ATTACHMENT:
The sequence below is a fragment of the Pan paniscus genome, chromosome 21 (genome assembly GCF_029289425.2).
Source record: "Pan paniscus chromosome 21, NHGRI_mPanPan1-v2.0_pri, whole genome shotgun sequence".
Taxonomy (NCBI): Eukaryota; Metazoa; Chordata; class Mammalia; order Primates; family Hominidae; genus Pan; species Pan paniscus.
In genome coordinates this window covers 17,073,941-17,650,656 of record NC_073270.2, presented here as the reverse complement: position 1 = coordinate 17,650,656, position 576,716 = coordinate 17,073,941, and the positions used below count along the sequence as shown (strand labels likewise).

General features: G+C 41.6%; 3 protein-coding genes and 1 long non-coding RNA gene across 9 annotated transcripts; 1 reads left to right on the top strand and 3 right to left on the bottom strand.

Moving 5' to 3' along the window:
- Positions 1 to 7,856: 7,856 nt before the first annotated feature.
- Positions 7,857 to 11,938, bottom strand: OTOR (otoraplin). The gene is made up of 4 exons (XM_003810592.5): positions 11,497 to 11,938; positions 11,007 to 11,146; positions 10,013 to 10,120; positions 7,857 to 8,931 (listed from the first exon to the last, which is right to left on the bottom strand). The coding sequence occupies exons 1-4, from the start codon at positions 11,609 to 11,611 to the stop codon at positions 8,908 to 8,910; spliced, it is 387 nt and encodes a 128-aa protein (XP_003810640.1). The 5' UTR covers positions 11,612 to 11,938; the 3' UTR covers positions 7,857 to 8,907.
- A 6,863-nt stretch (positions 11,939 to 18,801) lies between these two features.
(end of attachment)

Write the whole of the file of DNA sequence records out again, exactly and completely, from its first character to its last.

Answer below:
The sequence below is a fragment of the Pan paniscus genome, chromosome 21 (genome assembly GCF_029289425.2).
Source record: "Pan paniscus chromosome 21, NHGRI_mPanPan1-v2.0_pri, whole genome shotgun sequence".
Taxonomy (NCBI): Eukaryota; Metazoa; Chordata; class Mammalia; order Primates; family Hominidae; genus Pan; species Pan paniscus.
In genome coordinates this window covers 17,073,941-17,650,656 of record NC_073270.2, presented here as the reverse complement: position 1 = coordinate 17,650,656, position 576,716 = coordinate 17,073,941, and the positions used below count along the sequence as shown (strand labels likewise).

General features: G+C 41.6%; 3 protein-coding genes and 1 long non-coding RNA gene across 9 annotated transcripts; 1 reads left to right on the top strand and 3 right to left on the bottom strand.

Moving 5' to 3' along the window:
- Positions 1 to 7,856: 7,856 nt before the first annotated feature.
- Positions 7,857 to 11,938, bottom strand: OTOR (otoraplin). The gene is made up of 4 exons (XM_003810592.5): positions 11,497 to 11,938; positions 11,007 to 11,146; positions 10,013 to 10,120; positions 7,857 to 8,931 (listed from the first exon to the last, which is right to left on the bottom strand). The coding sequence occupies exons 1-4, from the start codon at positions 11,609 to 11,611 to the stop codon at positions 8,908 to 8,910; spliced, it is 387 nt and encodes a 128-aa protein (XP_003810640.1). The 5' UTR covers positions 11,612 to 11,938; the 3' UTR covers positions 7,857 to 8,907.
- A 6,863-nt stretch (positions 11,939 to 18,801) lies between these two features.